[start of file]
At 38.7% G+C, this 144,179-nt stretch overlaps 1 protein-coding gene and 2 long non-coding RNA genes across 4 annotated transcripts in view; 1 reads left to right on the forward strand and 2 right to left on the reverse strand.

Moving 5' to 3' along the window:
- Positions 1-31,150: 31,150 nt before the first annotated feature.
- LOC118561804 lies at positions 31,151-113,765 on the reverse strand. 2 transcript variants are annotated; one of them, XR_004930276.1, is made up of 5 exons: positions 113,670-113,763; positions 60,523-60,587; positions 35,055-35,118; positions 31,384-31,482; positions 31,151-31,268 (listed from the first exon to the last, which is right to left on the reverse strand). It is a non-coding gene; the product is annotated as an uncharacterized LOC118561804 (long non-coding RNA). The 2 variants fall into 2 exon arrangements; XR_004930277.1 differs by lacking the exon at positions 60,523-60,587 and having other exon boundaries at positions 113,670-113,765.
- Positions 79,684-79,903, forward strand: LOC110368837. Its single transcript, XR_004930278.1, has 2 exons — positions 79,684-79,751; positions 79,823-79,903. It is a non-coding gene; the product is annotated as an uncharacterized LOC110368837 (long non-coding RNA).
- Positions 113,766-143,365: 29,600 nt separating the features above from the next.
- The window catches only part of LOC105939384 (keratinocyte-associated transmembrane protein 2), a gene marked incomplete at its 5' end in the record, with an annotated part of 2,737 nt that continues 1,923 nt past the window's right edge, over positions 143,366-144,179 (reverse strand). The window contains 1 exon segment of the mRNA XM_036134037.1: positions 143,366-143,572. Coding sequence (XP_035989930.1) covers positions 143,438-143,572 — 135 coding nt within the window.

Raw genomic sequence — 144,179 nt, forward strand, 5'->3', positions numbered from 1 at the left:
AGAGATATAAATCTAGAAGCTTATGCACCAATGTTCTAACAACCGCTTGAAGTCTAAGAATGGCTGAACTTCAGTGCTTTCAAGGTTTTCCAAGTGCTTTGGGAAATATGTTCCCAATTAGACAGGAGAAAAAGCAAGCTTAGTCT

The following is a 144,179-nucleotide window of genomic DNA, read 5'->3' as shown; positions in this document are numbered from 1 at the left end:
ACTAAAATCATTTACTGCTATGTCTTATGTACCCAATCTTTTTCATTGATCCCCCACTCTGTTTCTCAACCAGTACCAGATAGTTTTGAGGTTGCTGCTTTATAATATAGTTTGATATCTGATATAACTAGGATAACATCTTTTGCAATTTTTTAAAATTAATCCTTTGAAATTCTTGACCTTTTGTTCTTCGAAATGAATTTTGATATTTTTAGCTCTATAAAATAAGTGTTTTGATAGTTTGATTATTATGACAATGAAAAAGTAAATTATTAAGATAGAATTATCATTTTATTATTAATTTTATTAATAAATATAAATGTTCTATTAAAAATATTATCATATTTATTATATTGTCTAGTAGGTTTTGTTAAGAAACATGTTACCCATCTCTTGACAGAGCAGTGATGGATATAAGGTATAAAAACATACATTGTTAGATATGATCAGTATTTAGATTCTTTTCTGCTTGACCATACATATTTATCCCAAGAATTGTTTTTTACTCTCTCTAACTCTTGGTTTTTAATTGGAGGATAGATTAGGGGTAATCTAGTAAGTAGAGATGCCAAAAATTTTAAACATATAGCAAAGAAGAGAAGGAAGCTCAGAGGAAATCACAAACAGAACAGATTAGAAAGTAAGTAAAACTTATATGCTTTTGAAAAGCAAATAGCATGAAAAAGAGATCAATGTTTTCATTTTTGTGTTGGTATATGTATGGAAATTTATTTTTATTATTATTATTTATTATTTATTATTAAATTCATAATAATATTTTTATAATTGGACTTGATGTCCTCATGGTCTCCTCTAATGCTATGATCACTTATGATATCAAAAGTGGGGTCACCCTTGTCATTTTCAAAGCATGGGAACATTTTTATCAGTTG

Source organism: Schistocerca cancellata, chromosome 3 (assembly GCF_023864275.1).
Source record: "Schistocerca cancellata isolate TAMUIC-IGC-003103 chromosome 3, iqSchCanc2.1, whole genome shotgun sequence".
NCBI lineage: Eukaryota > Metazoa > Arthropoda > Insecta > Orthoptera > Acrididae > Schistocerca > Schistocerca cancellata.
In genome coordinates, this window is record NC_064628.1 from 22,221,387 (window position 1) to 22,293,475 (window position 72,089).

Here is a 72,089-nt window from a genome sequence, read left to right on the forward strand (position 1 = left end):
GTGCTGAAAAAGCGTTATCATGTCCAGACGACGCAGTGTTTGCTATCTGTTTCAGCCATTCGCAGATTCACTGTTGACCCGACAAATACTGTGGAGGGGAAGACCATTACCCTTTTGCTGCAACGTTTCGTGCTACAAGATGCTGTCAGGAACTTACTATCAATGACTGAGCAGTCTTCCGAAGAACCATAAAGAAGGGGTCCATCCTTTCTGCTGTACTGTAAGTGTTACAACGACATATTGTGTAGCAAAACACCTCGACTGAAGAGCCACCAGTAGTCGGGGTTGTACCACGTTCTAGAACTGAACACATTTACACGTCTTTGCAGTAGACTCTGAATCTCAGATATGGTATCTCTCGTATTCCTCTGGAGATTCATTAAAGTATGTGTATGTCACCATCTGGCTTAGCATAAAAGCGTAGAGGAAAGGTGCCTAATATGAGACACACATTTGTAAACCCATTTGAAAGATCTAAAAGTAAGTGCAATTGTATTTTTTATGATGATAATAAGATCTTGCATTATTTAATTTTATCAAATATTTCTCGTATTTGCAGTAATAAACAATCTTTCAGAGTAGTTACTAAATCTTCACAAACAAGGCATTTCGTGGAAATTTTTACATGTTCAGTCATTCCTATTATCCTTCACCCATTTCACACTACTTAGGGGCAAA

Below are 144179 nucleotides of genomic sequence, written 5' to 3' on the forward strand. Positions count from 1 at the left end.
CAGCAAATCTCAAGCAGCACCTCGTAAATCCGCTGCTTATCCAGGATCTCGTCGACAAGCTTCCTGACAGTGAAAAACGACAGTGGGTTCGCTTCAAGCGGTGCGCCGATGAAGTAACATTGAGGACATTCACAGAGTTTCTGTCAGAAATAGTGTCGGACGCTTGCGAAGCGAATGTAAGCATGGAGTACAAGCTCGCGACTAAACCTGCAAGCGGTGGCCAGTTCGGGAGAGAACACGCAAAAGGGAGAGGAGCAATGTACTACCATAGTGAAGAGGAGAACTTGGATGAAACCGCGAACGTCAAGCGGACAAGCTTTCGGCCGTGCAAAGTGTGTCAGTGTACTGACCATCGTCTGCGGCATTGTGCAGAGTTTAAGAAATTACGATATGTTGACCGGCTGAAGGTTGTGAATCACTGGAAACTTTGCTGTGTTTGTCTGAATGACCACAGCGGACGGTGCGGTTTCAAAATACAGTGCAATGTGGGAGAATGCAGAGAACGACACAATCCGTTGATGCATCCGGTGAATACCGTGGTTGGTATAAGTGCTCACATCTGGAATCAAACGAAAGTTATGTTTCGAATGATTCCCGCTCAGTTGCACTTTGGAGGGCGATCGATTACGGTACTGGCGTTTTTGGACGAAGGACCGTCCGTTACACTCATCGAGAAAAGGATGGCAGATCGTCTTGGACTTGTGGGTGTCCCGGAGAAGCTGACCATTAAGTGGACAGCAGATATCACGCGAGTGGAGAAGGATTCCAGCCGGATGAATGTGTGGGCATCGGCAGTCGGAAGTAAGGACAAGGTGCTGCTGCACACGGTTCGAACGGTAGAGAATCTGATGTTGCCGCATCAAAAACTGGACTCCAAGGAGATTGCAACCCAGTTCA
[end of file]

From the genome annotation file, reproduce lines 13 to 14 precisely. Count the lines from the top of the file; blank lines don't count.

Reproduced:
Source record: "Schistocerca cancellata isolate TAMUIC-IGC-003103 chromosome 3, iqSchCanc2.1, whole genome shotgun sequence".
NCBI lineage: Eukaryota > Metazoa > Arthropoda > Insecta > Orthoptera > Acrididae > Schistocerca > Schistocerca cancellata.